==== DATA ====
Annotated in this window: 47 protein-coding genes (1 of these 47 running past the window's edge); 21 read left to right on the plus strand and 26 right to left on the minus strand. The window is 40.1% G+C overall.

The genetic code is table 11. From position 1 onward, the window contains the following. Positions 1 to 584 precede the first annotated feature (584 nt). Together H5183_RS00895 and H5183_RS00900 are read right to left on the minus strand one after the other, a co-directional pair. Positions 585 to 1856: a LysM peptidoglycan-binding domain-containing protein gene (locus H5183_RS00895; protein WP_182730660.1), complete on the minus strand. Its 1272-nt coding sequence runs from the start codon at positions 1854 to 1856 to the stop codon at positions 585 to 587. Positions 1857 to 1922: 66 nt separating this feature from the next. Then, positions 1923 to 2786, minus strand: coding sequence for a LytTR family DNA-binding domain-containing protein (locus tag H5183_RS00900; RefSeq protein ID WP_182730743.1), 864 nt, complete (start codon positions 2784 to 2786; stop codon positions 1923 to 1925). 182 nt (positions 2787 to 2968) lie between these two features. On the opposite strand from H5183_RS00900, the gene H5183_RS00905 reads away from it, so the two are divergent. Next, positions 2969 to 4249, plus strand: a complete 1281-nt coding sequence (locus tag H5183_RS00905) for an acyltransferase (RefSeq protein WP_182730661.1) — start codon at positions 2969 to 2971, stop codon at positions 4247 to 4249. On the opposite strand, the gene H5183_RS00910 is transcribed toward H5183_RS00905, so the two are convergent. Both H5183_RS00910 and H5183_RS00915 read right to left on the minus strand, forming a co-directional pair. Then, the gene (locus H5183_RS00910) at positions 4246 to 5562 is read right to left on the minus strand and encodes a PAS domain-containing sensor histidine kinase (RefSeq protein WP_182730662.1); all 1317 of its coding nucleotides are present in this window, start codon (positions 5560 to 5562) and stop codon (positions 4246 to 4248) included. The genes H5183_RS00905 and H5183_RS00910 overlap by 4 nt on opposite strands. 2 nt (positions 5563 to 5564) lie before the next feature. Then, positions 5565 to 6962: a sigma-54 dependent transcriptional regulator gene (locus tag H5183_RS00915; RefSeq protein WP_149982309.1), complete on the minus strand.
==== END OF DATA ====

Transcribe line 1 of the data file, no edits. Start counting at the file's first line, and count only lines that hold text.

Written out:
Annotated in this window: 47 protein-coding genes (1 of these 47 running past the window's edge); 21 read left to right on the plus strand and 26 right to left on the minus strand. The window is 40.1% G+C overall.